I completely agree with you, Stephen, that Roe v. Wade was a huge mistake, taking an important political question out of the democratic arena on the basis of some very shaky legal logic. We'd be better off if it had never happened. The trouble is that at this point I'm not all that sure we'd be better off with the alternative, overturning it, which could itself cause a whole lot of social and political upheaval. And then there's the huge risk that a right-wing court might swing the pendulum the other way, declaring a constitutional right to life for an embryo and outlawing all abortions entirely. Basically, we're in the toilet no matter what we do.

As for gay marriage, the issue is complicated by the modern scientific consensus, finally spreading throughout the general public, that homosexuality is for the most part an in-born trait. And that means failure to include gays in our social institutions really does become a civil/human rights issue. And as much as I'd hesitate to impose gay marriage in places like Kentucky or Missouri, there is a serious human rights question here.

Take Brown v. Board of Education. Without a doubt, it was a counter-democratic decision that foisted racial integration on a majority that didn't want it. But it was simply the right thing to do, finally backing up promises made in the 14th Amendment that the politicians were simply not going to actually make good on. Can you honestly say that if you could go back in time, you would prevent it from happening?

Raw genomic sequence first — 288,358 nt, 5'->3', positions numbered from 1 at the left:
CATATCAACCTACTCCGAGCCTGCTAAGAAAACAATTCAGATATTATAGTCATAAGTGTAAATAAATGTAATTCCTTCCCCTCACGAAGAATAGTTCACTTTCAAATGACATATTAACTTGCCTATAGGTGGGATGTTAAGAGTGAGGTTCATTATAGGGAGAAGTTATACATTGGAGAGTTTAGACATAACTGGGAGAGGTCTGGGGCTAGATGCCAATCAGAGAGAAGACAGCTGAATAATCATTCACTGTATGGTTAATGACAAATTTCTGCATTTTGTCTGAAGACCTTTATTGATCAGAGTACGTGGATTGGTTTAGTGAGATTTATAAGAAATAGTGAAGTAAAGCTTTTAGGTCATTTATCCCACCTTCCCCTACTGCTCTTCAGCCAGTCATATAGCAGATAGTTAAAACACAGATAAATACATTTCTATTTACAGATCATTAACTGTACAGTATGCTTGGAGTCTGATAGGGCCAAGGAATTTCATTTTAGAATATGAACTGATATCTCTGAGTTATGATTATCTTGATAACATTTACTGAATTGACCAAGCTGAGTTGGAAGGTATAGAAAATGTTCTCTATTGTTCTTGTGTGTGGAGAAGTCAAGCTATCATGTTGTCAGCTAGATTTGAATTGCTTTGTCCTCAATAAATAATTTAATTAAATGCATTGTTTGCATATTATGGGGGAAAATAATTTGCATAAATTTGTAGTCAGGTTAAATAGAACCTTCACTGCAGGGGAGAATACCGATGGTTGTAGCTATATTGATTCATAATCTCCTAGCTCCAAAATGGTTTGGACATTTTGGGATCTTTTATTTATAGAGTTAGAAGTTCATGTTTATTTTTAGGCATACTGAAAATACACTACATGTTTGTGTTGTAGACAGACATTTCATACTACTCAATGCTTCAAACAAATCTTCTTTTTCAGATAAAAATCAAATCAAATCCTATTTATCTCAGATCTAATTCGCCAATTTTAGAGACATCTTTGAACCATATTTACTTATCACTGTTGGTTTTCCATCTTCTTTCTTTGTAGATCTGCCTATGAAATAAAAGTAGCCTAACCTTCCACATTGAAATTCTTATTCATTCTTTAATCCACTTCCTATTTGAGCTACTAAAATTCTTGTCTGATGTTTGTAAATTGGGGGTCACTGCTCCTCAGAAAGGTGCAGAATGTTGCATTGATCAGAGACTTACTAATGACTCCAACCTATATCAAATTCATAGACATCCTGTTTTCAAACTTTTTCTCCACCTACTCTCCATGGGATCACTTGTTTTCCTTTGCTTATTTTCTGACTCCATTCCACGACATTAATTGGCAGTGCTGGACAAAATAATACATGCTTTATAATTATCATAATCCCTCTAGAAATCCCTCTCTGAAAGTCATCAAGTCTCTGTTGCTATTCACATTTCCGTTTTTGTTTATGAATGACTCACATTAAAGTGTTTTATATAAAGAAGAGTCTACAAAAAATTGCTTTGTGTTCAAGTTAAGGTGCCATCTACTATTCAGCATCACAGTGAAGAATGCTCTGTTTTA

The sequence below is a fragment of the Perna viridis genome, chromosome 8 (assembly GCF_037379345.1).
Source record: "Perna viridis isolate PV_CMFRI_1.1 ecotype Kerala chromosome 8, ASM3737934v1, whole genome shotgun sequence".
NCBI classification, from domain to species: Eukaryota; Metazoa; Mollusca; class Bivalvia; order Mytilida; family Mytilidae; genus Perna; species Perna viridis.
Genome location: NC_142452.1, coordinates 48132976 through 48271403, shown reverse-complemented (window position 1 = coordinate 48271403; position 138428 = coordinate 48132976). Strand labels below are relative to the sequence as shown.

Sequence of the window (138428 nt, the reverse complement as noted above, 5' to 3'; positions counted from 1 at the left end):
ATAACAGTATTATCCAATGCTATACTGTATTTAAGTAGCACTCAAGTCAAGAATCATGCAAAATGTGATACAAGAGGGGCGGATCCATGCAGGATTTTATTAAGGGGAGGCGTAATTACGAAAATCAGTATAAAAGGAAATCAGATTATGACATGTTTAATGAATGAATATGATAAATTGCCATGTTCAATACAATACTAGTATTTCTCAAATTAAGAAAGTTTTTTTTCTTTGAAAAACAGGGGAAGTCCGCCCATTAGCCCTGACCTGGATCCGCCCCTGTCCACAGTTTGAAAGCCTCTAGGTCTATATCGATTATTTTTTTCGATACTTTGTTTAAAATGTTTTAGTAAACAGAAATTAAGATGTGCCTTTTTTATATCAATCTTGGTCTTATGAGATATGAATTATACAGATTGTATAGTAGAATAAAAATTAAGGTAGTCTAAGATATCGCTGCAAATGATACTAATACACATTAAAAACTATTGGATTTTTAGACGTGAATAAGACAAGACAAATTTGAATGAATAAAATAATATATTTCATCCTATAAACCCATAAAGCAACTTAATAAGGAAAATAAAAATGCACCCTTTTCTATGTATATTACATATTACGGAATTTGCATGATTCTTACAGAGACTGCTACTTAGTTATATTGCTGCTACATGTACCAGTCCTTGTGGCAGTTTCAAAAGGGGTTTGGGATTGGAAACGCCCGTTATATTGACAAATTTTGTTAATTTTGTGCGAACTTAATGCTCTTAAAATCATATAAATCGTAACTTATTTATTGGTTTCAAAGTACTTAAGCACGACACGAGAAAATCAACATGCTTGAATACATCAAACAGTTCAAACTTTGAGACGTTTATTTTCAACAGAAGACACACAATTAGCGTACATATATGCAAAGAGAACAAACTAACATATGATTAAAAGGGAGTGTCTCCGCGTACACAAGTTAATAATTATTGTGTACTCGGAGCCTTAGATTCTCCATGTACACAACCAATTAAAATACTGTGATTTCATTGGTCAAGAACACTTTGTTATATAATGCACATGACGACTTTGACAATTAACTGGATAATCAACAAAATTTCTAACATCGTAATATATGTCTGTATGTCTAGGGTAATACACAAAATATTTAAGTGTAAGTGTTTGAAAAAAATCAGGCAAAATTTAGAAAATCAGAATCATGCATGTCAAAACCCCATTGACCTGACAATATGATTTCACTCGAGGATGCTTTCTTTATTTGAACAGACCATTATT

As for gay marriage, I guess I'm in favor of the approach we're on, of letting individual states fight this out under their own constitutions, and have the federal courts defer any judgment on it.

DOMA, however, presents a huge problem with even that moderate approach, in that the federal government refuses to recognize relationships that are fundamentally created by the states. And as for giving permission to states to ignore other states' gay marriages, that's just loony. If the states have the constitutional ability to not recognize gay marriages from other states due to political reasons and by the way, I think they do have some loopholes on Full Faith and Credit to do just that then they don't need the federal government's permission. And if they don't have that constitutional ability under Full Faith and Credit, then the feds can't legally grant it to them by statute.

So I guess my bottom line stance on this for the foreseeable future, is to have the federal government take no position at all. This means no federal court decisions, no DOMA, no constitutional amendments, no nothing. If a state court grants gay marriage rights and the people don't like it, they can amend their constitutions. But if a state court pushes on the issue and the people turn out to be fine with it, so much the better. It's certainly not a perfect approach, but I really do think it's the best we can do for now.

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